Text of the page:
Are Green metrics Hiding Poor Asset Management Practice?

You achieve 90% schedule compliance within your maintenance organization…Great! That means you’re achieving World-Class Standards right?

While you’re killing it at face value, when you scratch the surface of this benchmark, what’s there? Could you be scheduling more work to achieve greater capacity from resources… are your assets being maintained at an optimal level under this current model?

Of course, measurement is key to performance improvements, and a “green” Key Performance Indicator (KPI) is good – that means you’re hitting the goal. But it is only good so long as the goal is relevant to broader business objectives and drives the right behaviours in the maintenance team.

It’s important to be on the lookout for dangerous KPIs – that is: targets that are misleading, misunderstood or of no value to the organization.

Achieving targets makes you look good, but unless those key metrics effectively measure asset health or reliability or stability, they’re just hiding poor performance; having targets in play that are ineffective measures of asset health can be misleading for their contribution to your objectives.

It’s also fairly commonplace to have departmental KPIs that have… just always been there. And because they’re always positive, no one asks any questions. If you’re always hitting targets without understanding how, or why, they deliver zero value to the organization.

How to Evaluate your Key Performance Indicators

It’s worthwhile to consider a review of your maintenance plan, to make sure your KPIs are built around predictive and preventative maintenance strategies and behaviours that will optimize asset stability.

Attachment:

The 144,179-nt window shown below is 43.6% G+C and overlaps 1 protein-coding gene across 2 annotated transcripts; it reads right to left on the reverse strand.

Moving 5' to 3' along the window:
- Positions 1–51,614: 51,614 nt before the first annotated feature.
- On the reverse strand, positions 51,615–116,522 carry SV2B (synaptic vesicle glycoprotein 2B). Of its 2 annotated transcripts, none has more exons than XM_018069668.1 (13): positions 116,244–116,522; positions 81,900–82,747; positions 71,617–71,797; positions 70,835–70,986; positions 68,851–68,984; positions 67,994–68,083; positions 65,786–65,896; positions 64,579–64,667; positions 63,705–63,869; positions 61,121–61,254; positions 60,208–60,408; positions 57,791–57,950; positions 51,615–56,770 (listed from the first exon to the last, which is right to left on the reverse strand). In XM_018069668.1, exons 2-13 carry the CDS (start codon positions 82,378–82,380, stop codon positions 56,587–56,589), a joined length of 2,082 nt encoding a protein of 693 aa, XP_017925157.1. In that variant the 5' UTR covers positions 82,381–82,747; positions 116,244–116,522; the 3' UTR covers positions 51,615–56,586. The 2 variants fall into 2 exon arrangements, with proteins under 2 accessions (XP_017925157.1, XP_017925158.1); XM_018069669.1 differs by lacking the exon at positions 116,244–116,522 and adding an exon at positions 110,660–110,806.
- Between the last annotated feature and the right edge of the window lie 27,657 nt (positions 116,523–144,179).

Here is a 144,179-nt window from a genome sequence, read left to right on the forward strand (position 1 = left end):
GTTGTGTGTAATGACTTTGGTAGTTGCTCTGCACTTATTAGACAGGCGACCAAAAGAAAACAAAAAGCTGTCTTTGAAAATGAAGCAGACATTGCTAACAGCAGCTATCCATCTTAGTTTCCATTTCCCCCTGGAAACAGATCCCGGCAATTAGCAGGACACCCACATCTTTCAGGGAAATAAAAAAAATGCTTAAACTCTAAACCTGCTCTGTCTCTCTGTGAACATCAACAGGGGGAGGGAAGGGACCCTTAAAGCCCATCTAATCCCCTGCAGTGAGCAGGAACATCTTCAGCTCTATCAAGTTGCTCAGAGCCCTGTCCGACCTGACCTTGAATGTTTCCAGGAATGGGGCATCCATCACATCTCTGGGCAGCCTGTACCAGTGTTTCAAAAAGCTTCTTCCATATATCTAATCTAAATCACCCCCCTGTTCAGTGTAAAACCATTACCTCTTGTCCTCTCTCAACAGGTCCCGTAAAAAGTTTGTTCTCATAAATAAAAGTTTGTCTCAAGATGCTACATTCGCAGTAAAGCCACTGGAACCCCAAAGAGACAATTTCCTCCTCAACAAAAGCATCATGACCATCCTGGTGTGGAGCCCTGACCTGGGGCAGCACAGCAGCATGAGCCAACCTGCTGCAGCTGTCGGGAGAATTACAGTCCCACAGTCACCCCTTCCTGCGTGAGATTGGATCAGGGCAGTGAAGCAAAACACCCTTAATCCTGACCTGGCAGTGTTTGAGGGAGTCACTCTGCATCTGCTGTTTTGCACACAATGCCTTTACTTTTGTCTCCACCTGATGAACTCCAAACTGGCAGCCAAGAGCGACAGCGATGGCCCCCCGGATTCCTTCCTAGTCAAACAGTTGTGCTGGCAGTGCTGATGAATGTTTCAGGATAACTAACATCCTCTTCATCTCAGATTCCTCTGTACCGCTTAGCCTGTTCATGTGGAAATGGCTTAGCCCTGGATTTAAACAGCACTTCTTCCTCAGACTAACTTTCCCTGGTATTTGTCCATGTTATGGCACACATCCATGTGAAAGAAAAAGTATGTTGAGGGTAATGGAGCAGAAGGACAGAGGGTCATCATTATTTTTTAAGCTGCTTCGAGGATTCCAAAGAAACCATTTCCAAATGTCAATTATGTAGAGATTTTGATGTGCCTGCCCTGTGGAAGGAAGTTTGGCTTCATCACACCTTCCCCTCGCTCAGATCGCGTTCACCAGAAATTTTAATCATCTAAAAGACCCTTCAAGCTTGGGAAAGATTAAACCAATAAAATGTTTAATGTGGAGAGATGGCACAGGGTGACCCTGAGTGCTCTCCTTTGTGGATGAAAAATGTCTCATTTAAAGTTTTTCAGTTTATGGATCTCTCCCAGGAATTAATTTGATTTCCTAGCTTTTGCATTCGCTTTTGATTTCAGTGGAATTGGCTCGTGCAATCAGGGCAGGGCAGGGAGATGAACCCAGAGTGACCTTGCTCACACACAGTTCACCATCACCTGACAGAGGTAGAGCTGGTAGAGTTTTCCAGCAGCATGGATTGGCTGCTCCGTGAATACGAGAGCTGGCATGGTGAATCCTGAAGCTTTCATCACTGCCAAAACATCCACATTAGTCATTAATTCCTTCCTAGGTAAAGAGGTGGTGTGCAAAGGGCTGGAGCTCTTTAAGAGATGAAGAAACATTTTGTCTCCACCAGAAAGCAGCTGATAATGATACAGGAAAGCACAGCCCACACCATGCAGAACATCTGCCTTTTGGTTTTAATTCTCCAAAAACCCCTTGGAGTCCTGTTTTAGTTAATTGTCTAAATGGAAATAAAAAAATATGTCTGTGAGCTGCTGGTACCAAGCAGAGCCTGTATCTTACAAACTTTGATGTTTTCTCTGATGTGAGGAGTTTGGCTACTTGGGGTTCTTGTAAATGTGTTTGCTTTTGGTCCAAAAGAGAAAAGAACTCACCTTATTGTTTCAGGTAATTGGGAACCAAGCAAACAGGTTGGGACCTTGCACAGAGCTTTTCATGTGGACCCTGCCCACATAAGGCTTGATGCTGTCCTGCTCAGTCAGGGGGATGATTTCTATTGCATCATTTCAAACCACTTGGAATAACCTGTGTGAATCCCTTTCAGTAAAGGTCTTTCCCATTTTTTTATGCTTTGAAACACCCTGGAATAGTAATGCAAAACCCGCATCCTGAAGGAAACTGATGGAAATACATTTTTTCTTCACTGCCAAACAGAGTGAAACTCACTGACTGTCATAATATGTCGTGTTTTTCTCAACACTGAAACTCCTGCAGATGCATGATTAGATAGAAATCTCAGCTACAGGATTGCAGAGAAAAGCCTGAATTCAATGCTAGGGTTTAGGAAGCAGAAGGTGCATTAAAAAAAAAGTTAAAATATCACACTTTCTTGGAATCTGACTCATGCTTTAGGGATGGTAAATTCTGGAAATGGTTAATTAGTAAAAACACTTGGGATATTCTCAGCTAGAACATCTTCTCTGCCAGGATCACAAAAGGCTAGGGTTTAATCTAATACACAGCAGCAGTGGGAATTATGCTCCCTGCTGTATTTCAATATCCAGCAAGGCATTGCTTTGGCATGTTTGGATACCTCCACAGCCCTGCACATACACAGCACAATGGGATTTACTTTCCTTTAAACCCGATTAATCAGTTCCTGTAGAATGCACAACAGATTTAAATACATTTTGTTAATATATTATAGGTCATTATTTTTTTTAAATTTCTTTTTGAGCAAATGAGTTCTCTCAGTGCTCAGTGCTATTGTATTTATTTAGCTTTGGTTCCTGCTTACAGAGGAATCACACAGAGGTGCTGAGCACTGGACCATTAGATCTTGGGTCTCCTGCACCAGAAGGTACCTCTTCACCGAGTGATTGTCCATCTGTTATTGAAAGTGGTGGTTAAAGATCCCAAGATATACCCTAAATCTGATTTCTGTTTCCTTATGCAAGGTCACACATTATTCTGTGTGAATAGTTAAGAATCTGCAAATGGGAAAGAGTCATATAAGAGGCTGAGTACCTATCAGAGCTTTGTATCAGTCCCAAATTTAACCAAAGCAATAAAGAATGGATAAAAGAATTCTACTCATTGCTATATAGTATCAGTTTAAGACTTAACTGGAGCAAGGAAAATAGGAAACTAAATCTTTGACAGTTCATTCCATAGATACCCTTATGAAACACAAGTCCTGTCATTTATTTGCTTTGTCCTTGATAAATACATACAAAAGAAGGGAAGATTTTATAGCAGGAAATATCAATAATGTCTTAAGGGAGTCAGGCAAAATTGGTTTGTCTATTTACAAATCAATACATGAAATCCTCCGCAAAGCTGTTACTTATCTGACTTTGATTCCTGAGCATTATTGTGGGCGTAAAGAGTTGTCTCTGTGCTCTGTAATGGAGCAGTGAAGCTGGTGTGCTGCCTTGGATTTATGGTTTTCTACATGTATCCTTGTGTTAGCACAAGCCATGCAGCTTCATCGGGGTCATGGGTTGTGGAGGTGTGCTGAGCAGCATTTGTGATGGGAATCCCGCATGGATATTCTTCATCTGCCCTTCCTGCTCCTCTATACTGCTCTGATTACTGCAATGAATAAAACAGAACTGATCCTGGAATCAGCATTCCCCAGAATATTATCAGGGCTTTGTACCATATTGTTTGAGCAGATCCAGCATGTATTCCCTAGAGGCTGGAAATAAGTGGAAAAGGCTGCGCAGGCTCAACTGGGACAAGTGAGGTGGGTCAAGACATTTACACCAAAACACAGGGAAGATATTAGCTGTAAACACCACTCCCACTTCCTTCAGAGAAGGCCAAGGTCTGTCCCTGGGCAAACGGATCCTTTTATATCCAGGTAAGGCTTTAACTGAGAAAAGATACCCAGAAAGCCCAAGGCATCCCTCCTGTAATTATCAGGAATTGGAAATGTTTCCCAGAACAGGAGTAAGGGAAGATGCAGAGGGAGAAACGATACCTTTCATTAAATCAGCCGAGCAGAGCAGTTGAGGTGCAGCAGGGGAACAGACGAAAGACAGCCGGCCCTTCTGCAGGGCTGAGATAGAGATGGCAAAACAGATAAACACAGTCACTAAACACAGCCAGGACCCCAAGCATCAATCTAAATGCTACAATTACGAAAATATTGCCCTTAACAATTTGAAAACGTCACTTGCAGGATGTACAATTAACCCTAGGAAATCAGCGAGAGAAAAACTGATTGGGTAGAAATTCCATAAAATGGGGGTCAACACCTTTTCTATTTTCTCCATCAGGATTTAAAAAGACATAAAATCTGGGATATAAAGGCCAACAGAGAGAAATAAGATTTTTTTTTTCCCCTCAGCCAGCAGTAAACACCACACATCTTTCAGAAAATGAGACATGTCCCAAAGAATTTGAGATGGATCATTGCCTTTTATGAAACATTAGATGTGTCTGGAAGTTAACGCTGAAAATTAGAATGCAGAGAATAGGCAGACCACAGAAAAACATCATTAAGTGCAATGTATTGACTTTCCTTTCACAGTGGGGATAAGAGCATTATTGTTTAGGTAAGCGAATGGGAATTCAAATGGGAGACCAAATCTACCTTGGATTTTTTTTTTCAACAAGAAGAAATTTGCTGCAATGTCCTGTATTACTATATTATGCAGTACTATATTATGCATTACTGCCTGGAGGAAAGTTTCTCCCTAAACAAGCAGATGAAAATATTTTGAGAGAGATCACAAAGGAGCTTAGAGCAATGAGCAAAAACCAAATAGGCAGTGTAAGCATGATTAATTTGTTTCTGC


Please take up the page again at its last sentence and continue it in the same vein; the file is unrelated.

A good way to look at it is: ‘measure what you treasure’; such as:

Cost savings:

  • % overtime, maintenance labour
  • % overtime, maintenance labour
  • %Contractor Maintenance Labour costs

Equipment Reliability:

  • Mean time between failures
  • % Emergency work

The Maintenance Backlog

Keep in mind, that the work done by the Maintenance group needs to support business aims and operating strategy. Ideally, maintenance performance is clearly linked to the reason your company is in business. It is also important that these KPIs are those that can be controlled by the maintenance group or nominated team responsible for meeting them.

It may be tempting to stick to those comfy, old measures – especially if you know you can confidently achieve them. However, as your organization matures, it’s important to review performance targets to ensure they encourage the right behaviors; that they contribute to business performance and process improvements, and maintenance goals that are aligned with corporate KPIs and best practice.